Review of Flatland (1884)
Edwin Abbott Abbott (writer).
Read in 2021.
On the eve of Y2K, a “human” square goes on the ride of a lifetime.
A lively satire of Victorian class and gender, which is also a funny way to teach some geometry. Most of the satire is ultimately about the assumption of self-importance in a state of ignorance, which echoes throughout the sequence of dimensionalities. It is clearest in the solipsism of the “King” of “Pointland”, which has aged well.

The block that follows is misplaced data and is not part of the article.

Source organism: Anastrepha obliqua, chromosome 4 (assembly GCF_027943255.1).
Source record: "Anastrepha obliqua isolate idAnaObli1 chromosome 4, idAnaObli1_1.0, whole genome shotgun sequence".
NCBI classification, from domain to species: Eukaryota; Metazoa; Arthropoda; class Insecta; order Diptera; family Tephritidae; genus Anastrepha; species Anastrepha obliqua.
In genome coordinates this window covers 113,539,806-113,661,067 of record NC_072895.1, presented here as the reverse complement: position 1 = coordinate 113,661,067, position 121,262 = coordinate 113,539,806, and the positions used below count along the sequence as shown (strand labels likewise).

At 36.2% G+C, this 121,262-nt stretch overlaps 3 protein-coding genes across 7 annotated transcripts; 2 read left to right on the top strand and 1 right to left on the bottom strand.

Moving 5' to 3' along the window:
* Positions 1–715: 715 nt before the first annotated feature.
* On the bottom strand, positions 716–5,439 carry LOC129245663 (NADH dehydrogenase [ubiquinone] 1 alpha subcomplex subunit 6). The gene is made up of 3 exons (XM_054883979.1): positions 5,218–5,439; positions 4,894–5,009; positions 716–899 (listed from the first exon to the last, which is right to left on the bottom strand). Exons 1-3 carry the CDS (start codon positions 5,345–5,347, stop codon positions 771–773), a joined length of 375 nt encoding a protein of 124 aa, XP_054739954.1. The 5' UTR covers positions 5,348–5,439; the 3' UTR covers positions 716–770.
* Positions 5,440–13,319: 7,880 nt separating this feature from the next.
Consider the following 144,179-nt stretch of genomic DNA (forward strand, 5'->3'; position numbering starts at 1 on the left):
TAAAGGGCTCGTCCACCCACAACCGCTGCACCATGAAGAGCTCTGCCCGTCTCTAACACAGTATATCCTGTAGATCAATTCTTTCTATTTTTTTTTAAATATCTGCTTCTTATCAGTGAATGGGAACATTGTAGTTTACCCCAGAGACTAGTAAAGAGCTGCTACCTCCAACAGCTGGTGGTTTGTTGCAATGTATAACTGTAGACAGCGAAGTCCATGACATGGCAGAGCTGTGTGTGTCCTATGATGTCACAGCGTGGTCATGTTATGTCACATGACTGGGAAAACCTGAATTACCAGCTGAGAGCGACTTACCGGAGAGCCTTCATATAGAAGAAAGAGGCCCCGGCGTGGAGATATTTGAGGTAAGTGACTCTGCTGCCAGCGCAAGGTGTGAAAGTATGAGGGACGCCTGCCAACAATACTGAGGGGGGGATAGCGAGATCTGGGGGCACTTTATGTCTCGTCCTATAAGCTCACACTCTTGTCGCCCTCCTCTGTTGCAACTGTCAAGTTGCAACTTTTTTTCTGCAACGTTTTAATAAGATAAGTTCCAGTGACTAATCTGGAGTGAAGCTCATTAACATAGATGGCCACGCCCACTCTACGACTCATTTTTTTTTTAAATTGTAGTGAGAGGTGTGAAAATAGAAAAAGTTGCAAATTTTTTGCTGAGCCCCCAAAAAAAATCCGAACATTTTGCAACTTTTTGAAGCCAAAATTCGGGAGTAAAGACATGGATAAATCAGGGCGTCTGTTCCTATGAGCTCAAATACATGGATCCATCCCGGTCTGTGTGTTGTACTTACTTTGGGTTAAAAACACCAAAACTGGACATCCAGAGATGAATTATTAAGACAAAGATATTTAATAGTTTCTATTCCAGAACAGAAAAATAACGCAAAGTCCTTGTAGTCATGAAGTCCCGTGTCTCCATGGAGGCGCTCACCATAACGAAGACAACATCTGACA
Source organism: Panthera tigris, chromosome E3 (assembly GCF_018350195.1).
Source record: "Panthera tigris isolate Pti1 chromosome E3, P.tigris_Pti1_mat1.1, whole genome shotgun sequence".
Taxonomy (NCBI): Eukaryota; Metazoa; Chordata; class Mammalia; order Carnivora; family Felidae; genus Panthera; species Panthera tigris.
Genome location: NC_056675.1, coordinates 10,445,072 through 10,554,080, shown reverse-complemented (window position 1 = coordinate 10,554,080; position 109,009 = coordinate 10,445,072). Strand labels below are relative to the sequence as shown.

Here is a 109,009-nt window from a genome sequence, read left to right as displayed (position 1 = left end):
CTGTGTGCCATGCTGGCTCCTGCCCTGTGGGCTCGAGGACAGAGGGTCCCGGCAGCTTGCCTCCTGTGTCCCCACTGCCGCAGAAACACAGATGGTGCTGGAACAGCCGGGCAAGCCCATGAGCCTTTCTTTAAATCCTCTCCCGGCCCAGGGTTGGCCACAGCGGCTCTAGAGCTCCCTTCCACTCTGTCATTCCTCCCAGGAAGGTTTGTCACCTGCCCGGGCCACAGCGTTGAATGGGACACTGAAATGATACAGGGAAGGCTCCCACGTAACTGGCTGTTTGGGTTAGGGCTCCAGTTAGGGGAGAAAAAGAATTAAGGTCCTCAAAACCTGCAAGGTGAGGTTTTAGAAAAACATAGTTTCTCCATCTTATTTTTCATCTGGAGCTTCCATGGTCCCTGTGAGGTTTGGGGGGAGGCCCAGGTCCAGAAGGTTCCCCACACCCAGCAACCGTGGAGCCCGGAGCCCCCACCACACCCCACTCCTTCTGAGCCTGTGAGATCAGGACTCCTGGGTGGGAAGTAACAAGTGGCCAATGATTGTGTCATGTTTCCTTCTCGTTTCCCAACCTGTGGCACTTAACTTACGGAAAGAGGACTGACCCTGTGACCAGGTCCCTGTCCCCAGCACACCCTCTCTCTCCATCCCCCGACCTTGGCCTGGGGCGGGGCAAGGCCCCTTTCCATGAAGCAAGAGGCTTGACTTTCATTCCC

I assume that in real life, Abbott “Abbott” Abbott was skeptical of any association between sex, complexity or regularity and status or intelligence, but his opinions are blurred by an anthropomorphism resembling that of fairytales and “funny animal” stories. It would be unsurprising but ironic if he really did despise women, despite the unspoken parallel between the ability of Flatland women to kill anybody with their butts and the ability of the lower-class isosceles to conquer their unjust masters by force with their sharper angles.